Well but that's the thing - this cipher can be described as a specific case of "substitution cipher, except you permute the key after every character in deterministic manner 'x'". Note that a Vignere cipher can be described in much the same way, except it's a shift cipher instead of a substitution cipher (the difference is that the key to a substitution cipher is a permutation on the alphabet, whereas a shift cipher's key is just a shift of the alphabet).

    The question boils down to: "is substitution cipher with some sort of non-random key permutation worthwhile?" The answer is probably no (and if you allow random key permutations, then it's basically a one-time pad). Indeed, I wouldn't be surprised if this thing is only a little bit more secure than a sort of Vignere cipher hybrid that uses a list of substitution ciphers instead of a list of shift ciphers.

    So yeah, while this might have been useful in the roaring twenties, it's peanuts compared to modern cryptography.

  • by Ciggy ( 692030 ) on Sunday July 04, 2010 @10:21AM (#32791760)
    It's not a two wheeled enigma for at least three reasons:

    1) A plain text letter can be encrypted as itself (something an enigma machine cannot do due to physical design).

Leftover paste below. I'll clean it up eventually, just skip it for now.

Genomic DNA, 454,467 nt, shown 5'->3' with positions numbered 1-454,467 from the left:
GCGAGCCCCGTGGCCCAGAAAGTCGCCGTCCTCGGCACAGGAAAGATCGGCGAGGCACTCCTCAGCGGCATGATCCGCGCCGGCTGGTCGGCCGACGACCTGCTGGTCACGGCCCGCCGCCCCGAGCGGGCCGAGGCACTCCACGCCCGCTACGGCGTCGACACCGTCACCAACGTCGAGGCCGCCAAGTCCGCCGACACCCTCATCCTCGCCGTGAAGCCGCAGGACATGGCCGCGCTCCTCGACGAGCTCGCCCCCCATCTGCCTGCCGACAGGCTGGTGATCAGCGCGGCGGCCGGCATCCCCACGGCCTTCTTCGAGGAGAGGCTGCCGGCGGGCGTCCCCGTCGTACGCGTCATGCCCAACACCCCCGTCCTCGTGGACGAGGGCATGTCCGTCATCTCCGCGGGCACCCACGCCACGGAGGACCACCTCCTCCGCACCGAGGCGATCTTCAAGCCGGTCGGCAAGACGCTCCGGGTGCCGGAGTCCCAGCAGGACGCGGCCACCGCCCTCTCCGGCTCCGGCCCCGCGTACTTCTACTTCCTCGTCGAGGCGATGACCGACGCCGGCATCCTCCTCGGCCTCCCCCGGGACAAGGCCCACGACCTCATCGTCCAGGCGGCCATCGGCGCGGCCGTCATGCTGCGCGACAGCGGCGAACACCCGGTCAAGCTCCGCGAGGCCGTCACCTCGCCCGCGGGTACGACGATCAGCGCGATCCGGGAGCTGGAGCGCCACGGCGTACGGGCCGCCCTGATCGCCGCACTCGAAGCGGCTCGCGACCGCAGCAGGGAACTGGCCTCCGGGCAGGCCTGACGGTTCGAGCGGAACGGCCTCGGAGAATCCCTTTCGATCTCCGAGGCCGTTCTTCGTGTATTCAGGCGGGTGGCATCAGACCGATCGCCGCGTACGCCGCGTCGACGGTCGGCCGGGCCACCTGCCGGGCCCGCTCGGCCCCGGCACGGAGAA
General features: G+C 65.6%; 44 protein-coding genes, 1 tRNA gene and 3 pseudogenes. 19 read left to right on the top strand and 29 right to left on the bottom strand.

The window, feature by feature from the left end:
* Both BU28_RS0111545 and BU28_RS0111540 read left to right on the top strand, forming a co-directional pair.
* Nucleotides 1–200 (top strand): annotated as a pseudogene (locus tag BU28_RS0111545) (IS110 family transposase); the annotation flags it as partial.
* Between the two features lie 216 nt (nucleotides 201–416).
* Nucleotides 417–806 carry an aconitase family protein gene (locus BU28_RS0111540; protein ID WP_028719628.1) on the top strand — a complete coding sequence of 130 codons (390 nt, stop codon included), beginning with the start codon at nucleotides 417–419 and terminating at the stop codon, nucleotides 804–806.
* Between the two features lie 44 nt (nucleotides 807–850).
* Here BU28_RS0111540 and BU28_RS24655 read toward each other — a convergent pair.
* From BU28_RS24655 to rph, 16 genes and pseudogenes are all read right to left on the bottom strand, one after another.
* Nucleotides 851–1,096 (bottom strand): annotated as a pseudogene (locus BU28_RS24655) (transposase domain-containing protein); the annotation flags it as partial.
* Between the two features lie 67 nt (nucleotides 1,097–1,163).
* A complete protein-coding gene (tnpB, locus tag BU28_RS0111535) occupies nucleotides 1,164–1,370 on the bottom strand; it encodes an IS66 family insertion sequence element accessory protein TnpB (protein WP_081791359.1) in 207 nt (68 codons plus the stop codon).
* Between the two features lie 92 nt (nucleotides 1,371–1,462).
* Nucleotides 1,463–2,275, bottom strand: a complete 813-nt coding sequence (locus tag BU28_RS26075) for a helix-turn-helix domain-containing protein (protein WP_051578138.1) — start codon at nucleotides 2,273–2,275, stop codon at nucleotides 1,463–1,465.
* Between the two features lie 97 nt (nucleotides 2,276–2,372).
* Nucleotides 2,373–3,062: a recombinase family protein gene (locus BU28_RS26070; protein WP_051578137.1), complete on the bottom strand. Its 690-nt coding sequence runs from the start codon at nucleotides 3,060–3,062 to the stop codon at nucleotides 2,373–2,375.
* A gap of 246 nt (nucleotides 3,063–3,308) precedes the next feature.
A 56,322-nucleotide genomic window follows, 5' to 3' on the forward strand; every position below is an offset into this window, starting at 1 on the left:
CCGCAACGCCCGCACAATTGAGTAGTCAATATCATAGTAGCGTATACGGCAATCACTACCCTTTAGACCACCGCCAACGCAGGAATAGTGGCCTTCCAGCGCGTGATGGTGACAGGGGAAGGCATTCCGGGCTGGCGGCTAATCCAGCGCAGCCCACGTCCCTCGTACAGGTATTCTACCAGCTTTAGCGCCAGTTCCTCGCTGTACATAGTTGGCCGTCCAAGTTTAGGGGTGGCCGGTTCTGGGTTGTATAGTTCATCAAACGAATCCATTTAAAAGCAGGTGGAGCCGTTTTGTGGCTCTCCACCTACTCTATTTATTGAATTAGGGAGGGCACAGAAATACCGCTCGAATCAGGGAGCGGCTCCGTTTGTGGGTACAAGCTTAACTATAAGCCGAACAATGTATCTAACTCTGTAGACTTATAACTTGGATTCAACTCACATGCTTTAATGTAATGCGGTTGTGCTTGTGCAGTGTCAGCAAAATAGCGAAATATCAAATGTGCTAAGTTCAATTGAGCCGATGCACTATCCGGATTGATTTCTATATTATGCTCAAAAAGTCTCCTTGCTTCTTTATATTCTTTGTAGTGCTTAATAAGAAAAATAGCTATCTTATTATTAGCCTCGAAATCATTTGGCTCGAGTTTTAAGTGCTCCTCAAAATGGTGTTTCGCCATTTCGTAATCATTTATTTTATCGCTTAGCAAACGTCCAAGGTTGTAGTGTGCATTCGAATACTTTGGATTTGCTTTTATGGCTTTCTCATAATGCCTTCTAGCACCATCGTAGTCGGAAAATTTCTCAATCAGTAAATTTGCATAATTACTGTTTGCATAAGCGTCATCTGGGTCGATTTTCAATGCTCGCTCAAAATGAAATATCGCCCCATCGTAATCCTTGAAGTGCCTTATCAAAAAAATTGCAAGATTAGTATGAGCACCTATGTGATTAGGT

2) In an enigma machine each wheel is wired in a fixed "permutation"; in the Chaocipher "machine" each wheel is "rewired" depending upon the letter just encrypted.
    3) In an enigma machine it is necessary to rotate the wheels semi-independently (ie like the wheels in a tape counter, each one causing the next one to rotate one letter each time it makes a complete revolution) whereas in the Chaocipher "machine" the wheels do not actually need to rotate - by rotating the wheels it makes the "rewiring" easier to explain.

    The "rewiring" could possibly be seen as the effect of rotating the enigma wheels, but without a closer look at the algorithm than that I have done I cannot definitely say but my gut feeling is that it is not - I am sure a properly devised plain text with 676 (26^2) characters would show that they are not equivalent as after encrypting the 676th character the 2 wheel enigma machine will now be back in the position in which it started and the Chaocipher "machine" will not.